Learn and Network While Working in D.C.

The Knauss Fellowship Program provides a unique educational experience to students enrolled in graduate programs in fields related to marine or Great Lakes studies. The program matches highly qualified graduate students with hosts in the legislative branch, the executive branch, or appropriate associations and institutions located in the Washington, D.C. area. Recipients spend one year working on substantive national policy issues related to marine issues.


To be eligible for the 2021 fellowship (which lasts February 1, 2021 through January 31, 2022), A student must be enrolled towards a degree in a graduate program as of the application deadline of February 21, 2020; the student’s graduate degree program must be through an accredited institution of higher education in the United States or U.S. Territories; Students are eligible regardless of nationality; domestic and international students at accredited U.S. institutions may apply; and applicants must have an interest in ocean, coastal and Great Lakes resources and in the national policy decisions affecting those resources.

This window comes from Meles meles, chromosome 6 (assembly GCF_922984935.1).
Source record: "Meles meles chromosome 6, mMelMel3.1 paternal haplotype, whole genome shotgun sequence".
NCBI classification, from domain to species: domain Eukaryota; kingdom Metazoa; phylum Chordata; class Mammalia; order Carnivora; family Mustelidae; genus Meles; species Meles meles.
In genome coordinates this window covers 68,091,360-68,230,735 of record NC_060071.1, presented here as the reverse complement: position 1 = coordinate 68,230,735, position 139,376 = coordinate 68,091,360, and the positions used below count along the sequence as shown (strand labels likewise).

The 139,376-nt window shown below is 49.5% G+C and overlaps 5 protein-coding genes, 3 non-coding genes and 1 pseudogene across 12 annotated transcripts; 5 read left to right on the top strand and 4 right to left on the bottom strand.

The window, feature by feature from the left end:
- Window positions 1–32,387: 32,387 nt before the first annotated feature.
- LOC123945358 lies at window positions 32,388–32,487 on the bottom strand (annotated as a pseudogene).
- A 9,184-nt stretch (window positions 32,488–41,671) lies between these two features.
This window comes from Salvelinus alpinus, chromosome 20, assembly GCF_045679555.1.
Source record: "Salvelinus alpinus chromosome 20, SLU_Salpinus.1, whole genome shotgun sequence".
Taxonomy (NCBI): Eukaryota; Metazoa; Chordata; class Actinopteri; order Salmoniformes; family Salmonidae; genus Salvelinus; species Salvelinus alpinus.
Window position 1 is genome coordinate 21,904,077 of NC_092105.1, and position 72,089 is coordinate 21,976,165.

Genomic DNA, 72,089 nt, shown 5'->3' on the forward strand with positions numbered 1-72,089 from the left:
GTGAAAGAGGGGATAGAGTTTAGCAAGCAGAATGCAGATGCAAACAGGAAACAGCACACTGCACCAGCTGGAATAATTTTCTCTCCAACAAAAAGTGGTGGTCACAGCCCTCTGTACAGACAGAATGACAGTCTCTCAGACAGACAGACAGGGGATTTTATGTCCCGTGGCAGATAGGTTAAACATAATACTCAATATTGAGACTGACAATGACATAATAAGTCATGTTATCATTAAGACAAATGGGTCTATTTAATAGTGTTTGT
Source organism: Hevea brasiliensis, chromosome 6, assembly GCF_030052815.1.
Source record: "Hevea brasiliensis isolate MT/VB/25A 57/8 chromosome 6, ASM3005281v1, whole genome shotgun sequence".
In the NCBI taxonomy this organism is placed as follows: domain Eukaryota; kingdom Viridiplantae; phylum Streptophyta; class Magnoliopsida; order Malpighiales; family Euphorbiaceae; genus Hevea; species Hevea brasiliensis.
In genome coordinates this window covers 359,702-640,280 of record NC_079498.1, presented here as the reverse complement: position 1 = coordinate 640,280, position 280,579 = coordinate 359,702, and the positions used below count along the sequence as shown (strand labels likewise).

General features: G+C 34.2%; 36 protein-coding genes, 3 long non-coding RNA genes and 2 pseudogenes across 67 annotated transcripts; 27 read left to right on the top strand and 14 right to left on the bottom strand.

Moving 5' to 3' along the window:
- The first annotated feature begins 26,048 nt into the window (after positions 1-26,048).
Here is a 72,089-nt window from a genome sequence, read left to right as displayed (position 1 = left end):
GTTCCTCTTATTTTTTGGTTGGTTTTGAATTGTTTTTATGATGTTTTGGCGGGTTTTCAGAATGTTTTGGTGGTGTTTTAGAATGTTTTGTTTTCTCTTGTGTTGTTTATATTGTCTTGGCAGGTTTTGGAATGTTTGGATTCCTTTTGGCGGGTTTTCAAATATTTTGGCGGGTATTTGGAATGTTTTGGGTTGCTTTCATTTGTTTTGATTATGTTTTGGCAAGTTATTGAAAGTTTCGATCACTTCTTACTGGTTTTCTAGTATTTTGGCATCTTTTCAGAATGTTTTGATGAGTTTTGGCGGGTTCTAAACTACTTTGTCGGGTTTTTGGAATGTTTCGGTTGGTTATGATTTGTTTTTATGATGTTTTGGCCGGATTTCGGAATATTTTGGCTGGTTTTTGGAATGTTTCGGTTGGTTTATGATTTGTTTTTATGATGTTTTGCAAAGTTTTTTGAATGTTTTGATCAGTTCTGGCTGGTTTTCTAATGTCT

Details and application requirements from grants.gov are available here and you can find additional details about becoming a Knuass Fellow here.


Oregon Sea Grant uses eSeaGrant for fellowship application submissions. To access eSeaGrant, send an email to eseagrant@oregonstate.edu declaring your interest in applying. Please include the name of the fellowship you wish to apply for in the subject line. An eSeaGrant account will then be created for you. All components of your application, including letters of recommendation, will be submitted through eSeaGrant. Stating your interest does not obligate you to apply. We are here to provide assistance as needed; however, please do not wait until the last minute to apply. Here is a link to the 2019-2020 PowerPoint for the winter fellows and a link to a recording of the 2018 winter fellows webinar.